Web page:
So, CNN held a Climate Town Hall

and GOP campaign operatives recorded every second of the 7 hours for ads next fall.

People forget that President Trump was not elected because people mistook him for the reincarnation of George Washington, but because he was running against the Wicked Witch of the East, and it appears that he will be running against whichever of her flying monkeys the Democrats choose between in the primaries.

Once again, I will disregard Napoleon’s warning to never distract an opponent when he is busy destroying himself.

If the Democrats want to win, they should sent ALL of these loons home and start over with Democrats with some grasp of reality.


21 thoughts on “So, CNN held a Climate Town Hall

  1. More “thoughts” from the bubble apparently. I did not see anything substantive in the invective you linked to. Just a lot of smarmy and condescending name-calling.

    Your reference to Napoleon’s dictum is very familiar. You used it over and over again in the lead-up to the 2018 election which, if you recall, turned out to be a debacle for the GOP.

    Liked by 4 people

    1. Debacle?

      Trump did better in his first midterm than either Clinton or Obama.

      Kamala Harris pledged to destroy the US energy sector by executive order on her first day in office and the rest pledged to outdo her. Wait until a price tag is hung on that promise in the campaign.

      But by all means, keep right on going. I wouldn’t want to distract you.


      1. “price tag” ??

        If you think the people in Fl. Ga. Sc. Nc. who just stared a Cat 5 (trump, gee, I didn’t know there was such a thing?) in the face are going to object to funding the survival of the human race, you are sadly mistaken.

        Liked by 3 people

          1. “Did you both to look at how OLD the data in your video was?”

            Of course not. Which is why Birmingham faced the wrath of Dorian. Like leader, like minion.

            Liked by 1 person

          2. Old data?

            What has changed other than more recent studies showing the Equilibrium Climate Sensitivity is likely less than previously believed.

            Everything new only makes Lomberg’s assessment more true.


      2. The mid-terms of 1994 and 2010 were debacles for the Democrats. The mid-terms of 2018 was a debacle for Republicans. The fact that there have been other debacles does not change the fact that this was one as well.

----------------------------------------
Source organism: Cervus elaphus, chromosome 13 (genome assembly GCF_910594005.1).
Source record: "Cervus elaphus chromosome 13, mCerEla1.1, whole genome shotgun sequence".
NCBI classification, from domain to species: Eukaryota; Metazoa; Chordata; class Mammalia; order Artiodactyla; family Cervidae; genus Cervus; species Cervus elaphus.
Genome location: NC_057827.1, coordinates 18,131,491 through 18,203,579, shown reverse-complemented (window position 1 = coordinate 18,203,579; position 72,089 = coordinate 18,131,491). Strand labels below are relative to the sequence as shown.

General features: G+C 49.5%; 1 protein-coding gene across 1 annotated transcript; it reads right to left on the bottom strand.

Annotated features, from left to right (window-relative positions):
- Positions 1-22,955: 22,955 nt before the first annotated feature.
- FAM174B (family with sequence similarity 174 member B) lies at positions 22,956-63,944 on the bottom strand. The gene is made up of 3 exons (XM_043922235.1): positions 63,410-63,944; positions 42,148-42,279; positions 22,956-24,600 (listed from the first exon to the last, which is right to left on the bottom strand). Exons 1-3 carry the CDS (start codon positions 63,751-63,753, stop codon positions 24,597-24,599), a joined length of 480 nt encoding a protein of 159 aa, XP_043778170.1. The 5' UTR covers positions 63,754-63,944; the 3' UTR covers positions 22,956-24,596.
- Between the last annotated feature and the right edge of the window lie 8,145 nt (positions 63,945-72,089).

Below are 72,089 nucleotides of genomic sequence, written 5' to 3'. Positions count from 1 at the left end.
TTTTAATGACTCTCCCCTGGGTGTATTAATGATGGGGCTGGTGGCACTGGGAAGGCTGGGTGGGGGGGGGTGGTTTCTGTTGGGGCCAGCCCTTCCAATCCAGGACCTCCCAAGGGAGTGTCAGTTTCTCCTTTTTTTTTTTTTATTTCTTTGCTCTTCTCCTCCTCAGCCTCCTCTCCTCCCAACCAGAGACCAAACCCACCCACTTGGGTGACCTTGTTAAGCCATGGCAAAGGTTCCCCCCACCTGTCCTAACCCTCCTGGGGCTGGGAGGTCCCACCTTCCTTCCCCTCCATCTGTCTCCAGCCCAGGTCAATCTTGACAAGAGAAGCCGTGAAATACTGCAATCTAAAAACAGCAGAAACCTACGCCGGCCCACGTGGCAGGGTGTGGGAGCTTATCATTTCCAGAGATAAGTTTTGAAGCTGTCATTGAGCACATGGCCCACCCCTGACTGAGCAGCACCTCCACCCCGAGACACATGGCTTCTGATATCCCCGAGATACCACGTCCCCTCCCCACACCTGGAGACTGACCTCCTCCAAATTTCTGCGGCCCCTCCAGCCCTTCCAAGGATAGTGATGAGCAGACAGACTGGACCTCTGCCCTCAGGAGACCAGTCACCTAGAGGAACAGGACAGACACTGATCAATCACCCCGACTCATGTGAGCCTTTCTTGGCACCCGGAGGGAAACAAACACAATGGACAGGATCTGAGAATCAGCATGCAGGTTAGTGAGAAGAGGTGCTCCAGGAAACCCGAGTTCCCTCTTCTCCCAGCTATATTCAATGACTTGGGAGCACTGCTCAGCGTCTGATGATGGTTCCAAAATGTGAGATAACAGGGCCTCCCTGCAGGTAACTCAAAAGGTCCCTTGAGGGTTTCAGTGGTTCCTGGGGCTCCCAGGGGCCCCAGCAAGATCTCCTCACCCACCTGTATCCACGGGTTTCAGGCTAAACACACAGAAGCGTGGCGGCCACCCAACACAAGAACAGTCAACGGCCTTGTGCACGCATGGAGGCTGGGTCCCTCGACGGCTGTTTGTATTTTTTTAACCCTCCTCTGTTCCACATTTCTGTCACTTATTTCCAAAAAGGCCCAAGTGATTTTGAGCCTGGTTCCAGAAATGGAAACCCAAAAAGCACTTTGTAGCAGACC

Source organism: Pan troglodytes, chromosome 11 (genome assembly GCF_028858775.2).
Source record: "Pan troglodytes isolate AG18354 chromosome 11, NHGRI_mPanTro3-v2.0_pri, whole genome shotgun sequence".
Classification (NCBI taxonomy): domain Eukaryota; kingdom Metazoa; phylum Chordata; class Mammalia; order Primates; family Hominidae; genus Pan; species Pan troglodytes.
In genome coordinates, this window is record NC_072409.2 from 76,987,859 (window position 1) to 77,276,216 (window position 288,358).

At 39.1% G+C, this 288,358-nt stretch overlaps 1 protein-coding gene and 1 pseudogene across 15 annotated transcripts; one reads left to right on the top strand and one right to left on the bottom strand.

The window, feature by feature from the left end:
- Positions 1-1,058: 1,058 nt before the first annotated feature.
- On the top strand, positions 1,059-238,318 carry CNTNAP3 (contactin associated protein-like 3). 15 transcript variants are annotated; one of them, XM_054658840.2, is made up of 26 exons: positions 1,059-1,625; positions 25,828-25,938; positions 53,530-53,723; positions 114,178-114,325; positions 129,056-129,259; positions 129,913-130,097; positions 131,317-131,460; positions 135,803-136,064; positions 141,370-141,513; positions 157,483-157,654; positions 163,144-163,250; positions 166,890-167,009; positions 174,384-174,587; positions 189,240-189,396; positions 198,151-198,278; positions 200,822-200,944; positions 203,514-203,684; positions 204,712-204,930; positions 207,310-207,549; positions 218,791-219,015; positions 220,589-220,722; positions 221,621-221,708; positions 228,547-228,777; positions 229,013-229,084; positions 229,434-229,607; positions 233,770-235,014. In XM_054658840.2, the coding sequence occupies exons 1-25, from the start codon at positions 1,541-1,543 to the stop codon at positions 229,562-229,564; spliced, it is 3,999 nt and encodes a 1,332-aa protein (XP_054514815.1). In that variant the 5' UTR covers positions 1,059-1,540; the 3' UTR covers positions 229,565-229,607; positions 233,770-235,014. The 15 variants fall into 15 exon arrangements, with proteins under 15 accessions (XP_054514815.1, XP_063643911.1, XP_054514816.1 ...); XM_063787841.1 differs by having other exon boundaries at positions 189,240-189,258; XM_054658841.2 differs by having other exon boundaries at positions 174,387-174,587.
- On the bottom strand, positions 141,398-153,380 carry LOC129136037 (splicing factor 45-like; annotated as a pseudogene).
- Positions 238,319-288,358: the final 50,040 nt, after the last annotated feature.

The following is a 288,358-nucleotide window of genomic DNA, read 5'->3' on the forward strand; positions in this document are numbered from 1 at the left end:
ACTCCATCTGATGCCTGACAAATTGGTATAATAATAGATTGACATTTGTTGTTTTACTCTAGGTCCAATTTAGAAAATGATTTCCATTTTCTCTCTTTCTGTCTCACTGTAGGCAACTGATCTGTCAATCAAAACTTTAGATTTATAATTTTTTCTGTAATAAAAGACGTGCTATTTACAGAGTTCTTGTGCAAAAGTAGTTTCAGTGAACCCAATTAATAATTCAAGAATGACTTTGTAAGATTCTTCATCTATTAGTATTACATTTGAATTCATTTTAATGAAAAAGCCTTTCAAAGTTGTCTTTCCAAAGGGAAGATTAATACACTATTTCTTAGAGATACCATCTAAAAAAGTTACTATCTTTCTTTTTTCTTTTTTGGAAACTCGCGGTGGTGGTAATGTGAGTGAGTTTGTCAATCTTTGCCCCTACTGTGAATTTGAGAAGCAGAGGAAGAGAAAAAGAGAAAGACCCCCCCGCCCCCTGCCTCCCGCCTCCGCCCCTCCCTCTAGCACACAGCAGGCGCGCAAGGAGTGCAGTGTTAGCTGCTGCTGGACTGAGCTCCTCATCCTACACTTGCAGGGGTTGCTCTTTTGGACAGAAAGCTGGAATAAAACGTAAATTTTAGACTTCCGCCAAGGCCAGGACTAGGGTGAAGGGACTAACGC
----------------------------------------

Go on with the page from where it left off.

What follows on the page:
Of course, the point I was making was that your from-the-bubble Napoleonic predictions apparently based on a remarkable degree of being out-of-touch with political reality fizzled in 2018. They will do so again. In 2016, Trump was a magical black box. Now that we have seen him in action he is clearly what the Democrats will enjoy running against.

        Liked by 1 person

  2. Sanders has it right and most people outside of the denial bubble know it. Utilities should have been publicly run all along. Unless we seriously address the growing climate catastrophe we are yesterdays fossils. This issue is second only to accessible healthcare among voters polled. Time for addressing it effectively is running out.

    Liked by 3 people

  3. You forget that the Wicked Witch lost because she ran a horrible campaign, particularly by ignoring Michigan, Wisconsin and Pennsylvania as reliables. And she only lost those by less than .5%. And she still won by almost 3 million votes in the popular count.

    I am not too worried. The GOP circus of candidacy in 2016 was pretty sorry as well as all over the place. Hard to rally behind a crowd when waiting for a single standard bearer.

    Trump’s “trump” card is not looking too good for now. The one time bonuses are done. Manufacturing is slipping. Employment numbers are low, particularly when you take out the temps for the census. The GDP growth is below Obama’s.

    He is desperate for a “win” so the Wall is now priority one. Healthcare, education, infrastructure, actual immigration reform are going to take a back bench to the friggin Wall. He, as POTUS and leader of the free world, is involved in design and paint color of the Wall. Really? That’s like Putin selecting flower arrangements for May Day celebrations.

    True, the Democrats can muck this up. Right now, however, they are wrestling with debates and primaries. They also have a small contingent of “rebels” in the House. But unlike Boehner and Ryan, the Dems actually have a strong Speaker. That’s why Trump keeps trying to make the “squad” the face of the party. Desperate move.

    As the Chinese say in troubling years, “we live in interesting times”.

    Liked by 2 people

  4. “Survival is not at issue” Not for us.

    Only the passage of time will actually answer the question.

    It’s easy to be certain about an outcome when you have no skin in the game.

    The science is not in our (humans) favor.

    Liked by 1 person

    1. What “the science” are you referring to? I am aware of no real science indicating an existential threat. Everything I have seen indicates we have a choice of adaptation and a hopeless (short of genocide) effort at controlling temperature.

      The great increase in CO2 required to drive the RCP8.5 scenario does not come from us, it comes from an exploding population accompanied by rapid industrial growth in the developing world, mostly Africa.

      Short of nuking them, we can’t stop them.

      Even then, the models the IPCC uses exaggerate the effect of CO2 by a factor of 2 to 3.